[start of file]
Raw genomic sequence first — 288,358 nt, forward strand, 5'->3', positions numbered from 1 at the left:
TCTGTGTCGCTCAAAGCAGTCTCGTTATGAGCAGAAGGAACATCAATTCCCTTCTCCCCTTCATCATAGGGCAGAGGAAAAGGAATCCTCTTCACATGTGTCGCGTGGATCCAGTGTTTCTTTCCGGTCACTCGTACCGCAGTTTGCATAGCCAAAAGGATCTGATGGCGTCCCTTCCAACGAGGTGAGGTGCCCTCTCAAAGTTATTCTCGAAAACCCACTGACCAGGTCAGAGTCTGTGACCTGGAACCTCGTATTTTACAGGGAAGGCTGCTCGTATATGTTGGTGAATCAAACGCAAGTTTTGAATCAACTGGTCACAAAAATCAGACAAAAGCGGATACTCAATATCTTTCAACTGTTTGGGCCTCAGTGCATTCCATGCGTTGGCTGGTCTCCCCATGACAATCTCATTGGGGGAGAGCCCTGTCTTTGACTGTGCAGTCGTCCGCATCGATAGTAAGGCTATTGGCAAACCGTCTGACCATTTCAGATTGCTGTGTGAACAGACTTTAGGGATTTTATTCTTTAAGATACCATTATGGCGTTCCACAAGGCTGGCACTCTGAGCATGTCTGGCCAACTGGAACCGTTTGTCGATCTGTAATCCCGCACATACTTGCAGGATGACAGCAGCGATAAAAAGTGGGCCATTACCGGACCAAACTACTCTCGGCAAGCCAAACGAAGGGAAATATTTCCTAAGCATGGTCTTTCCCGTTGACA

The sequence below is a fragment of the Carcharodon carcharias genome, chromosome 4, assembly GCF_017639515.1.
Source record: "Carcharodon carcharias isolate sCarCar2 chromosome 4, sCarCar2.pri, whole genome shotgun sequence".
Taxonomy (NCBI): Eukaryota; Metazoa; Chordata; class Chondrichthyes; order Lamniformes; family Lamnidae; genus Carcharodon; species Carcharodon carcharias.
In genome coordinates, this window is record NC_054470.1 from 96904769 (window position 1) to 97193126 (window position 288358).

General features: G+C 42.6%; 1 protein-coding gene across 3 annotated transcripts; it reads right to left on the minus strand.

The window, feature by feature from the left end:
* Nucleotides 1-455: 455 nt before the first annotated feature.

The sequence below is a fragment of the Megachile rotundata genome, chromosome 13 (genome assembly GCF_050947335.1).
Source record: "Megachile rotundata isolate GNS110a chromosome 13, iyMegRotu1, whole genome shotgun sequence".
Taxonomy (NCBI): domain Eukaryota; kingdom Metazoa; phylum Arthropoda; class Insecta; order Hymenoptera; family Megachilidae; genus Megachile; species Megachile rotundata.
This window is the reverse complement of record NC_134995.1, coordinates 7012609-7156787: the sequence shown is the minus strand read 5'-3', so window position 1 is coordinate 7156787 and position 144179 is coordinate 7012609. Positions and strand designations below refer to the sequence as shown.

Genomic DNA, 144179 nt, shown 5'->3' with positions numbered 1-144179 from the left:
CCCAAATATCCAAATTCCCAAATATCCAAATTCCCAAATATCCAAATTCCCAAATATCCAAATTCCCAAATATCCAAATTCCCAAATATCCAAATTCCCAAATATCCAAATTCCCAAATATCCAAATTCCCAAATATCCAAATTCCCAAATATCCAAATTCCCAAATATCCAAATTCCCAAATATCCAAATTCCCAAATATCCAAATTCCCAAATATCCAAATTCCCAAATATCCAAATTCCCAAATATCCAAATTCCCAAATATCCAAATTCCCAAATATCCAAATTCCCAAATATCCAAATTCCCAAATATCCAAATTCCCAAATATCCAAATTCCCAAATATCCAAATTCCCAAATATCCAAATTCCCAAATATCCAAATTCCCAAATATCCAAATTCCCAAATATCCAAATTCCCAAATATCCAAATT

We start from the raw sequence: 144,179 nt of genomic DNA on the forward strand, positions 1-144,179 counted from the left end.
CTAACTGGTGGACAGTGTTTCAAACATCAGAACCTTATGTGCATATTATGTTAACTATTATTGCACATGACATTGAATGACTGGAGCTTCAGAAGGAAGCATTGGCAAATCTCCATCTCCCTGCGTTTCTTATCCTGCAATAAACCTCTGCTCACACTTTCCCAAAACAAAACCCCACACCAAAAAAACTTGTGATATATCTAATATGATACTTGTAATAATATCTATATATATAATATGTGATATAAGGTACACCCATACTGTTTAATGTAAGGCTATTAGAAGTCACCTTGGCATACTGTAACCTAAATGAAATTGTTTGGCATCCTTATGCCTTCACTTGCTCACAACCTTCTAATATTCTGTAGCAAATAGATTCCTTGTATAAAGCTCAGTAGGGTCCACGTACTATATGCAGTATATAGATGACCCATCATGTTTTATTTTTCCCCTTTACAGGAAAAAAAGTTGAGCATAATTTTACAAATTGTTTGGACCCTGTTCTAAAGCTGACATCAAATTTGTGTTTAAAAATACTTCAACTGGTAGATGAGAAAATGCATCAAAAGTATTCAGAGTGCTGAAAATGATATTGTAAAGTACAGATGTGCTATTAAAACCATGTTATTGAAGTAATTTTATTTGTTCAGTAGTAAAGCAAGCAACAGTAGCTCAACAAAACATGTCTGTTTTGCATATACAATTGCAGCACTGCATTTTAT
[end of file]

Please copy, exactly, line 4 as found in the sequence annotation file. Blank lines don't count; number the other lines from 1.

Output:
Source record: "Carcharodon carcharias isolate sCarCar2 chromosome 4, sCarCar2.pri, whole genome shotgun sequence".